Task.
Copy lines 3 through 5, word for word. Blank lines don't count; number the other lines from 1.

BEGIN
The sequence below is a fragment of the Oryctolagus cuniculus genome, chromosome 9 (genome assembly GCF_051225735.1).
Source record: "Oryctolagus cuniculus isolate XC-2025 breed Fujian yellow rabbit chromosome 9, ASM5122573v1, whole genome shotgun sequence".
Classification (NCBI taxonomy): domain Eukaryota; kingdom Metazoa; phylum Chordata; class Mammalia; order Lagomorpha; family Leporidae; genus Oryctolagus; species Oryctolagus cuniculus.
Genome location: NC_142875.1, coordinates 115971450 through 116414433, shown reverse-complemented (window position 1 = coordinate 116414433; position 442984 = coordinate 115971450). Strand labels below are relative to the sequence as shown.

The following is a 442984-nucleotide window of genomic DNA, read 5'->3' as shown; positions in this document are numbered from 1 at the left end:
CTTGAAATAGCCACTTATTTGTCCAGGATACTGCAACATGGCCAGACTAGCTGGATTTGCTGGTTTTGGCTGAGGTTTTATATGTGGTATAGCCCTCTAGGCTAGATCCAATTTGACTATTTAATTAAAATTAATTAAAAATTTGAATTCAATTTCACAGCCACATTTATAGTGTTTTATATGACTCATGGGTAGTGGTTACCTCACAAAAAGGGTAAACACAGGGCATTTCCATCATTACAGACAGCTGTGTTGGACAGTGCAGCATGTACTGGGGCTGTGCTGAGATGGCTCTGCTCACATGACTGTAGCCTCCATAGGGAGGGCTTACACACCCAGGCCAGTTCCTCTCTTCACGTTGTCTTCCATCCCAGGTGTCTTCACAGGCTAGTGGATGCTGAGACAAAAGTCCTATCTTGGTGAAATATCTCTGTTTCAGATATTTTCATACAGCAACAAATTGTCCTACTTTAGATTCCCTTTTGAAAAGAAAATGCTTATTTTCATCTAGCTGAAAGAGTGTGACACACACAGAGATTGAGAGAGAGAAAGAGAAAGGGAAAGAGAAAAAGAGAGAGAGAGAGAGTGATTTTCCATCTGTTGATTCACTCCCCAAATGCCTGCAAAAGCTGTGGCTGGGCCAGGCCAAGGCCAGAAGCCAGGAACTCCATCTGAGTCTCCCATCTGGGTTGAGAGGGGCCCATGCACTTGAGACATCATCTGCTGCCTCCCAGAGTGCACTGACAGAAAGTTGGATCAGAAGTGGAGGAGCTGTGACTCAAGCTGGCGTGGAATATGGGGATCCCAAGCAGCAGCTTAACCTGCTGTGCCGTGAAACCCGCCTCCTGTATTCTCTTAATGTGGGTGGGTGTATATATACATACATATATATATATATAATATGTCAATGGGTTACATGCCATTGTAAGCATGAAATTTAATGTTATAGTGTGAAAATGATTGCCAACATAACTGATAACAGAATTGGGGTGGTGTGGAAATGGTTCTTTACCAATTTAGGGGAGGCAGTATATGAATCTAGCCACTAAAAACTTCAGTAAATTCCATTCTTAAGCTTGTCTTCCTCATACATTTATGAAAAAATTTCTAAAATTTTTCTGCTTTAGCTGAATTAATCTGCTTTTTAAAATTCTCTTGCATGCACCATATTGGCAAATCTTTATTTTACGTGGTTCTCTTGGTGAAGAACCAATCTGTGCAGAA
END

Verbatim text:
Classification (NCBI taxonomy): domain Eukaryota; kingdom Metazoa; phylum Chordata; class Mammalia; order Lagomorpha; family Leporidae; genus Oryctolagus; species Oryctolagus cuniculus.
Genome location: NC_142875.1, coordinates 115971450 through 116414433, shown reverse-complemented (window position 1 = coordinate 116414433; position 442984 = coordinate 115971450). Strand labels below are relative to the sequence as shown.

The following is a 442984-nucleotide window of genomic DNA, read 5'->3' as shown; positions in this document are numbered from 1 at the left end: